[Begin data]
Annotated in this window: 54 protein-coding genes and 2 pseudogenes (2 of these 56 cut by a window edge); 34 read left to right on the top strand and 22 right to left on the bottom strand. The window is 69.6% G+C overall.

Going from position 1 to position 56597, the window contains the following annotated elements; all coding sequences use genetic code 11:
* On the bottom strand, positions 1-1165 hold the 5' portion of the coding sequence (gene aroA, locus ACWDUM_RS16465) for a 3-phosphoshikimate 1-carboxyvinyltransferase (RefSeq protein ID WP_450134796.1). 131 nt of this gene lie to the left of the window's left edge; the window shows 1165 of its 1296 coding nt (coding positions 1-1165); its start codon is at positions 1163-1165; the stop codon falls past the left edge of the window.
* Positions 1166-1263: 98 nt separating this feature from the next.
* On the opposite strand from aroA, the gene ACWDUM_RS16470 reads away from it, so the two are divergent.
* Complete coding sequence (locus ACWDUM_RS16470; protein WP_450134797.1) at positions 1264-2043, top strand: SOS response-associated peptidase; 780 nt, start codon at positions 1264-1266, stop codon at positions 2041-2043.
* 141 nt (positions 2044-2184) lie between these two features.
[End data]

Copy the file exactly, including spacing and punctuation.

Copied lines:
Annotated in this window: 54 protein-coding genes and 2 pseudogenes (2 of these 56 cut by a window edge); 34 read left to right on the top strand and 22 right to left on the bottom strand. The window is 69.6% G+C overall.

Going from position 1 to position 56597, the window contains the following annotated elements; all coding sequences use genetic code 11:
* On the bottom strand, positions 1-1165 hold the 5' portion of the coding sequence (gene aroA, locus ACWDUM_RS16465) for a 3-phosphoshikimate 1-carboxyvinyltransferase (RefSeq protein ID WP_450134796.1). 131 nt of this gene lie to the left of the window's left edge; the window shows 1165 of its 1296 coding nt (coding positions 1-1165); its start codon is at positions 1163-1165; the stop codon falls past the left edge of the window.
* Positions 1166-1263: 98 nt separating this feature from the next.
* On the opposite strand from aroA, the gene ACWDUM_RS16470 reads away from it, so the two are divergent.
* Complete coding sequence (locus ACWDUM_RS16470; protein WP_450134797.1) at positions 1264-2043, top strand: SOS response-associated peptidase; 780 nt, start codon at positions 1264-1266, stop codon at positions 2041-2043.
* 141 nt (positions 2044-2184) lie between these two features.